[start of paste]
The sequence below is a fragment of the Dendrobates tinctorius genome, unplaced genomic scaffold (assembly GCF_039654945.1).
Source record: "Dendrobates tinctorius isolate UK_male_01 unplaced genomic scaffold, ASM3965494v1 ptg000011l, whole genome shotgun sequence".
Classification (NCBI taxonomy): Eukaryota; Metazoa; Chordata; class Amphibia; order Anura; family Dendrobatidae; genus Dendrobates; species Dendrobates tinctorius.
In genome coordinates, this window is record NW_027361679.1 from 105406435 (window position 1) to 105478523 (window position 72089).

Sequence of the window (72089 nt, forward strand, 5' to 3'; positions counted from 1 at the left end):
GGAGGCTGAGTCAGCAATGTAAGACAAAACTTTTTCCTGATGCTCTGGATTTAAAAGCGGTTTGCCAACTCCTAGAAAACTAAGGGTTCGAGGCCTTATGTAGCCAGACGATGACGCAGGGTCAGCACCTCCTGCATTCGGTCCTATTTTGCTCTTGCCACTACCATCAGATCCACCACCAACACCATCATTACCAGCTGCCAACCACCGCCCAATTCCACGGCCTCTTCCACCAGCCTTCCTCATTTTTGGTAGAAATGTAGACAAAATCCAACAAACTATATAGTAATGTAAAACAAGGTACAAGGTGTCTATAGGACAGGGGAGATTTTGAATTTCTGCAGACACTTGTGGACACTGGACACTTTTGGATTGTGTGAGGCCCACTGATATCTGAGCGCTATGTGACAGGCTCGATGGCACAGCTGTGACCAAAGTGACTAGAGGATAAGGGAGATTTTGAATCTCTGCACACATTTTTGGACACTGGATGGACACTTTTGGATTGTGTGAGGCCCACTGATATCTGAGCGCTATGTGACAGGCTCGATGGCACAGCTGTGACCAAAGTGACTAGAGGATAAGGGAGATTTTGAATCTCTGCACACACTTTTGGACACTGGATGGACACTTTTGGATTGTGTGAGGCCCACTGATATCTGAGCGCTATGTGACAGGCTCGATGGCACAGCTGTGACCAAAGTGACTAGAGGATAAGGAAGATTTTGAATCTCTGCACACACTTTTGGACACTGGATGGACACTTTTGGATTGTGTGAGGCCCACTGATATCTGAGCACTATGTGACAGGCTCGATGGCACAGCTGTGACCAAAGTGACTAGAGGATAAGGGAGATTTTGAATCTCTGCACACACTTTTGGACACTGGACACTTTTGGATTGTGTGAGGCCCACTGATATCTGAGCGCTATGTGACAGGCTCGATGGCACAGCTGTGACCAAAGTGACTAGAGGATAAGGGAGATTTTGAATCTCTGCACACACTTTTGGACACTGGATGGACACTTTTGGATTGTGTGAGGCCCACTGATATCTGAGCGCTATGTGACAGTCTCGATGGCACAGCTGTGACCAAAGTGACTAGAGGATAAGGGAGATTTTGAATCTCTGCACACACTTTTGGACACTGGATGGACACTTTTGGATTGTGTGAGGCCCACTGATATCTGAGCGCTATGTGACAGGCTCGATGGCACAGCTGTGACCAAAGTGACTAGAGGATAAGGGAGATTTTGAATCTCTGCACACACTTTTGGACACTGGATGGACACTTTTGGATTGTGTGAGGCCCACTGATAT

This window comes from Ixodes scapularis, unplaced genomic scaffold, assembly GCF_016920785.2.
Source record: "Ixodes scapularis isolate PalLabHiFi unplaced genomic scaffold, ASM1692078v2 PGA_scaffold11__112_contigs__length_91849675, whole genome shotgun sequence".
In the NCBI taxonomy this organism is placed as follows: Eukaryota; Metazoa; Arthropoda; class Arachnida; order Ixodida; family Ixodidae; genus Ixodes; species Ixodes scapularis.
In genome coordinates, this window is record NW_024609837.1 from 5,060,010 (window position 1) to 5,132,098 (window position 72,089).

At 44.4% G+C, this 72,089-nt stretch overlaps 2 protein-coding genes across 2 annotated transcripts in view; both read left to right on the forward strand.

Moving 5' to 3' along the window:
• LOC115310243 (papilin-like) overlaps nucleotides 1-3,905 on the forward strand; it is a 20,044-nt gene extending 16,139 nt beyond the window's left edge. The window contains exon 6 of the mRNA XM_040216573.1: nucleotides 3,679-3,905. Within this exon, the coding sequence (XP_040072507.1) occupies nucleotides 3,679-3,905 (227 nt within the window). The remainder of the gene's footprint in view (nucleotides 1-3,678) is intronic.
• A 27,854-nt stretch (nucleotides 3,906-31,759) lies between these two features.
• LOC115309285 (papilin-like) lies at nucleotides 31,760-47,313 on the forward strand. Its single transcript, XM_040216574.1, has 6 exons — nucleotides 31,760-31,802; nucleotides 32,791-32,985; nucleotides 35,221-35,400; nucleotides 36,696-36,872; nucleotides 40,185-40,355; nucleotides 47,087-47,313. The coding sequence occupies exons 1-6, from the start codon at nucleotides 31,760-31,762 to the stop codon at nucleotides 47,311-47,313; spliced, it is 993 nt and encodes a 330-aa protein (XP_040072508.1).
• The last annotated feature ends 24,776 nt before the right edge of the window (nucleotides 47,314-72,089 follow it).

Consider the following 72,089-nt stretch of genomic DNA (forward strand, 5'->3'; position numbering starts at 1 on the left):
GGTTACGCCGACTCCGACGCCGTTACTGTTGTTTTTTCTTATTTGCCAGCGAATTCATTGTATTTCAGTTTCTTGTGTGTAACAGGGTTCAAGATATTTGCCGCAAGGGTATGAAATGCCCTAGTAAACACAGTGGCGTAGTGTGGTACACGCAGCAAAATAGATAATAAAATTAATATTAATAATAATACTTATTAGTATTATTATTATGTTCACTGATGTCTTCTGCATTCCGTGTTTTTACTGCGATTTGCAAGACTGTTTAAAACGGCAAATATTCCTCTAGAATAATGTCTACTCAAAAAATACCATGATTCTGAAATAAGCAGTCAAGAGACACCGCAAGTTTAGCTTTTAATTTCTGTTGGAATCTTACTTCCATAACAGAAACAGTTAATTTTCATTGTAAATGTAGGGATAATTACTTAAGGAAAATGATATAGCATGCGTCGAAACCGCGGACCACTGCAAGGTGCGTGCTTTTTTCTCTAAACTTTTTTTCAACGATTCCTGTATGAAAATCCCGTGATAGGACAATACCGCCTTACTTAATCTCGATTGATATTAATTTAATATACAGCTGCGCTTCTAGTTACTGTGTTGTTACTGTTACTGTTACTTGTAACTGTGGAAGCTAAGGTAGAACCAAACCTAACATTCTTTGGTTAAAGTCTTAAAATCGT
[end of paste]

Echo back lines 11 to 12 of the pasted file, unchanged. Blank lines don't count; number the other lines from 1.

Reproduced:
At 44.4% G+C, this 72,089-nt stretch overlaps 2 protein-coding genes across 2 annotated transcripts in view; both read left to right on the forward strand.

Moving 5' to 3' along the window: